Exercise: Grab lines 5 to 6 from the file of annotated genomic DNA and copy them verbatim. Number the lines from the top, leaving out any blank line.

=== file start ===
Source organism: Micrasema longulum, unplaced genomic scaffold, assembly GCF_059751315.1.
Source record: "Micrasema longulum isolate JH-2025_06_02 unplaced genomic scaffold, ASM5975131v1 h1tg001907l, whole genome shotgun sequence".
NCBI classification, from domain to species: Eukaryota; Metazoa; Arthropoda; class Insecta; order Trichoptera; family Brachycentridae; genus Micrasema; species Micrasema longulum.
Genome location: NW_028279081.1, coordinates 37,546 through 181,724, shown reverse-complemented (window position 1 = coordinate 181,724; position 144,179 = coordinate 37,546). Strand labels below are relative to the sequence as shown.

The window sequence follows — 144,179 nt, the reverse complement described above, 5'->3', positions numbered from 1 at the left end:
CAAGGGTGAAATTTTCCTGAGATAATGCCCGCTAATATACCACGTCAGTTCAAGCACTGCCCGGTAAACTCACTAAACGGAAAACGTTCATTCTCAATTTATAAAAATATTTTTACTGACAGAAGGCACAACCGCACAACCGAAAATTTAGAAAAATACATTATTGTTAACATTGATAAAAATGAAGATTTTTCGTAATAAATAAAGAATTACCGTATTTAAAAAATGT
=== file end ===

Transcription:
The window sequence follows — 144,179 nt, the reverse complement described above, 5'->3', positions numbered from 1 at the left end:
CAAGGGTGAAATTTTCCTGAGATAATGCCCGCTAATATACCACGTCAGTTCAAGCACTGCCCGGTAAACTCACTAAACGGAAAACGTTCATTCTCAATTTATAAAAATATTTTTACTGACAGAAGGCACAACCGCACAACCGAAAATTTAGAAAAATACATTATTGTTAACATTGATAAAAATGAAGATTTTTCGTAATAAATAAAGAATTACCGTATTTAAAAAATGT